Research shows that most of the books we read are the result of one thing: someone we know, trust, and/or admire tells us it's great. That's why we run this series, The Recommend, where readers, writers, reviewers, bloggers, and others tell us about a book they'd recommend to a good friend ... and why.
This week we're pleased to present the picks of Carrianne Leung (That Time I Loved You), Sharon Butala (Zara's Dead), Dimitri Nasrallah (The Bleeds), Kim Clark (A One-Handed Novel), and Naben Ruthnum (Find You in the Dark).
Carrianne Leung picks Catherine Hernandez's Scarborough
Catherine Hernandez's Scarborough is a love letter to the underrepresented folks and communities that are so marginalized that they are often erased in public discourse, let alone in literary fiction. Scarborough tells stories of everyday people in a pocket of a suburb. Through multiple characters across a linear timeline, Hernandez leads us through one year in their lives. These are little stories told through the eyes of children, single mothers and Ms. Hina, a city worker who tries to do these families justice. I admire Hernandez's delicate attention to these characters. They are fully realized, fully fleshed, complicated characters for whom we ache and cheer on. Hernandez reminds that everybody has a story, and what appears at face value as perhaps quite ordinary is imbued with what is not immediately visible.
These stories highlight the small gestures of love and survival. What a woman would risk for her child's happiness, how a child imagines a future, and especially, how the bonds of community and kinship are life-giving. It is a beautifully lyrical book, a gift in our troubled and troubling moment. Scarborough reasserts what it means to be human. Hernandez tenderly guides us to look through the eyes of a young, Black graffiti artist targeted by the police, and in the next moment, she introduces us to a former white supremacist through his love for his daughter. These characters defy the stock representation of people and communities to reveal shared hopes, fears, and joy in a dangerous time.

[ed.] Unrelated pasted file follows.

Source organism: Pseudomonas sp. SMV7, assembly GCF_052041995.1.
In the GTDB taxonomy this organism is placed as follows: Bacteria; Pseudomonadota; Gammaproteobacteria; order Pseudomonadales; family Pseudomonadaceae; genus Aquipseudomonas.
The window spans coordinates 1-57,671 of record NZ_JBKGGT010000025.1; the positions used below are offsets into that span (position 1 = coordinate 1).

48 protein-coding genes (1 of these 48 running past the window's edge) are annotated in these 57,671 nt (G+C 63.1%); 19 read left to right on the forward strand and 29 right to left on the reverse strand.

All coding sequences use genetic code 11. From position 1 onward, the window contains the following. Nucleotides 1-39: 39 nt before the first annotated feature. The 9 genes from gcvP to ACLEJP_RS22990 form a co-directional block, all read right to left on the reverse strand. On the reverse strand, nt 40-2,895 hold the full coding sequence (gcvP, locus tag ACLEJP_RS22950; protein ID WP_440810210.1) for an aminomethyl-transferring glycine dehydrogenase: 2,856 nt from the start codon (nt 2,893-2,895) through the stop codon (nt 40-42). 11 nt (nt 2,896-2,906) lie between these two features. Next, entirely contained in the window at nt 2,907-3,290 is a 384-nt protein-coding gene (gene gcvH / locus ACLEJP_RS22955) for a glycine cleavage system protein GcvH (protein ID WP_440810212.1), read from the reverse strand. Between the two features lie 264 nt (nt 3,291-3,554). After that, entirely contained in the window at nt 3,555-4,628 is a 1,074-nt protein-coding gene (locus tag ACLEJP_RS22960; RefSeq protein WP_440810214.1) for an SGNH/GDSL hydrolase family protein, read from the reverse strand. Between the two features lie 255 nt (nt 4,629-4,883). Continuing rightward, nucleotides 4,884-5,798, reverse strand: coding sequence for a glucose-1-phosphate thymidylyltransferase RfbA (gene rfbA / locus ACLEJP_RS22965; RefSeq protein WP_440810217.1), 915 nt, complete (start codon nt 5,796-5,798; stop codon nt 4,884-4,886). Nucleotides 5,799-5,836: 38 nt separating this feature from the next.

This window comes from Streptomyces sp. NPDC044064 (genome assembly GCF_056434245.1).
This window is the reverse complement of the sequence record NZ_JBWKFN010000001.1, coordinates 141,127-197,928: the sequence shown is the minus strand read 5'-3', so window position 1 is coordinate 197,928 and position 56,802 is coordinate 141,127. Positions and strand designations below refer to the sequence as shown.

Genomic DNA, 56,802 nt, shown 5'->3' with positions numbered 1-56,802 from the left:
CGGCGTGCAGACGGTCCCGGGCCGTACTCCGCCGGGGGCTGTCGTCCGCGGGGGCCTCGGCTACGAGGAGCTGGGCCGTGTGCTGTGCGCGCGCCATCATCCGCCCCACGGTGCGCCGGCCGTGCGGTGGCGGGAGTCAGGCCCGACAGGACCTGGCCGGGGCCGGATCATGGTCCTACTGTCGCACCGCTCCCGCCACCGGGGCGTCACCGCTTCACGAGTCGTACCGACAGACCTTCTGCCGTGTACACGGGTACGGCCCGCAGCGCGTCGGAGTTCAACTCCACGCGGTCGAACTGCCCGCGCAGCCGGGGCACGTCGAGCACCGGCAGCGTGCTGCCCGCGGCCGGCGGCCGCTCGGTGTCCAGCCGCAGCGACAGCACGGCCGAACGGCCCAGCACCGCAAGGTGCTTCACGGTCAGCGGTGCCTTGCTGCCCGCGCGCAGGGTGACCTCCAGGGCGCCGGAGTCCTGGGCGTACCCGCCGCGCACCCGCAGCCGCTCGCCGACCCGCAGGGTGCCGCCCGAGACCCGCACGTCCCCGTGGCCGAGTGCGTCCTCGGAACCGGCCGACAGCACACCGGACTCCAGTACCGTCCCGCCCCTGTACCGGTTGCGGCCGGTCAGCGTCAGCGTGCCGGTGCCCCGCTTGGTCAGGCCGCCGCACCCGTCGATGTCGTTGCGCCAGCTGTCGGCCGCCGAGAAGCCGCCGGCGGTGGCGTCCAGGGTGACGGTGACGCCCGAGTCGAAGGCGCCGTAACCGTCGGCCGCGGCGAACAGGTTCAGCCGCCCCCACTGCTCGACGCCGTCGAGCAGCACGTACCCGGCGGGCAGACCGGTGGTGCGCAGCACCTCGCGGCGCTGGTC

Carrianne Leung is a fiction writer and educator. She holds a PhD in Sociology and Equity Studies from OISE/University of Toronto. Her debut novel, The Wondrous Woo (Inanna Publications, 2013) was shortlisted for the 2014 Toronto Book Awards. Her second work of fiction is That Time I Loved You (HarperCollins Canada, 2018), a collection of linked stories set in Scarborough in the 1970s.
Sharon Butala picks David Bergen's Stranger
I just finished reading Stranger: A Novel by David Bergen. Bergen is an award-winning writer who has never shied away from international settings and getting inside the minds of people of different genders, cultures, and even languages. I am in awe of what seems to me to be an audacity I think I lack (but feel I ought to have). He is also a writer who has always (as far as I know) gone for a prose style best described as minimalist and which I always think of as American, and which I like only when it works. (Mostly, I find it simply derivative, annoying, and boring.) With Bergen, it pretty much works, and there was even a passage where I could hear Hemingway.